EAGLE RIVER - Kids explore, play and create every day at the Northwoods Children's Museum in Eagle River.
But that wouldn't be possible without some dedicated volunteers.
And this crew, might surprise you.
Before dozens of children can create arts and crafts, work needs to be done.
"We start off the day with the workshop, and then we do pickup which is like a toy that is not in the right spot and we have to take it and put it back," said volunteer Nikole Bortolotti.
These guys are just some of the Northwoods Children's Museum's youth volunteers.
They're helping out one day a week, for 3 hours a day.
"The Youth volunteers do a lot of the cleaning and prepping for the different crafts. And it helps the staff members save time by doing stuff," said program organizer Lauren Riedel.
The summer program allows youth ages 10 to 14, to help out museum staff.
In return they get volunteer hours and museum dollars.
Abel Lifeschutz is in his 5th year of volunteering. He says he does it for the kids.
"It's really beneficial because you're helping so many little kids and they always have fun, and it's really nice to see all the little kids having fun here. And that's what most people do it for," said Lifeschutz.
And for some of the younger volunteers, they might have one extra reason for helping out.
"It's fun. If you get here a little early, you get to play with some of the toys," said Bortolotti.
The youth volunteer program continues through August 9th.
ST. GERMAIN - A school bus doesn't feature a lot of amenities. Seats, windows, and that's about it. But a company out of St. Germain thinks buses, and other big vehicles, make the perfect kitchens.
Caged Crow Fabrication is owned by Josh Romaker. He moved to the Northwoods about three years ago. Around the same time a woman in Madison approached him to help refurbish an old camper. He decided to make it into a food truck instead.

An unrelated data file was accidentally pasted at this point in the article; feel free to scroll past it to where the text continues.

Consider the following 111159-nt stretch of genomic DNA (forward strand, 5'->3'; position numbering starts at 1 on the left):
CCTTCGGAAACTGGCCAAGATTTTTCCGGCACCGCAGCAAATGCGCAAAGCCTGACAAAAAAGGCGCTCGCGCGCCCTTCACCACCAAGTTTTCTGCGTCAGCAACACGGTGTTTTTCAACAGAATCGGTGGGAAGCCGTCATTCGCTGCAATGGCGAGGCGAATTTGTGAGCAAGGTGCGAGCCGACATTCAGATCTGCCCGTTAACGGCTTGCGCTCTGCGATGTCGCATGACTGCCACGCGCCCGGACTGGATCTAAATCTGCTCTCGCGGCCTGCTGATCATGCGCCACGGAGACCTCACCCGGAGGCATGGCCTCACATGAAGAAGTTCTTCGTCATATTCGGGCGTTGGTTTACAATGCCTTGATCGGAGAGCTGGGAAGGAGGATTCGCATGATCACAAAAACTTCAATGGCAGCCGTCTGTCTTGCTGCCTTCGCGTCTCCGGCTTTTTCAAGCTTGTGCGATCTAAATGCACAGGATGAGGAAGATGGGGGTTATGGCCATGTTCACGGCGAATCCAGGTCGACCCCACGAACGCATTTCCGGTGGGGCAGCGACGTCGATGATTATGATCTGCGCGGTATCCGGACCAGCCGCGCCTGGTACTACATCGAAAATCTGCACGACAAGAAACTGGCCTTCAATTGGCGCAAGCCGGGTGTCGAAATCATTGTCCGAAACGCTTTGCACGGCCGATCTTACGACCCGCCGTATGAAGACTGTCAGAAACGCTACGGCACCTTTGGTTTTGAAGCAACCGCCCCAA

"We took on the challenge and that first build was featured on US Today and some magazines and our phone just started ringing. We've got them in Denver, Salt Lake City, New Jersey," said Romaker.
That was just the beginning for Romaker's company, Caged Crow Fabrication in St. Germain. They now specialize in food trucks of all kinds.
"If a customer wants a food truck that looks like a barn or a steam train or a school bus conversion, we really stick to the unique food truck builds," said Romaker.
The 1982 bus that Caged Crow Fabrication is working on now will be complete in a little over a month. The team made up of just a few workers has one rule- they never build the same thing twice. And they take their time.
"We have a sign on the wall here that says 'quality over quantity'. I think our reputation right now is really based on the attention to detail and I think we want to keep that up," said Romaker.
If you're interested in checking out more work from Caged Crow Fabrication, follow the link below.
WAUSAU AREA - Organizations in the greater Wausau area set up funds remembering and honoring the victims of Wednesday's shootings.
A Marathon Savings Bank fund will support the families of the two bank employees shot. Dianne Look had worked at Marathon Savings Bank for almost 19 years, and Karen Barclay had been there for more than six years.
WASHINGTON - UPDATE: 3-24-17, 4:00pm: Ryan bemoans collapse of health care bill:
Speaker Paul Ryan says the collapse of the House Republican health care bill means former President Barack Obama's health care law will be around for the foreseeable future.
The Wisconsin Republican addressed reporters minutes after GOP leaders abruptly shelved the legislation, averted likely defeat for the bill. But it still dealt a damaging setback to President Donald Trump, Ryan and an entire party that has long said it wants to annul Obama's statute.
MARATHON COUNTY - The suspect in a Wisconsin shooting spree that left four people dead has been identified, and court records show one of the victims was his wife's divorce lawyer.
A person close to the investigation identified the suspect Friday as 45-year old Nengmy Vang. The person spoke on condition of anonymity because the person wasn't authorized to speak ahead of authorities officially identifying Vang.
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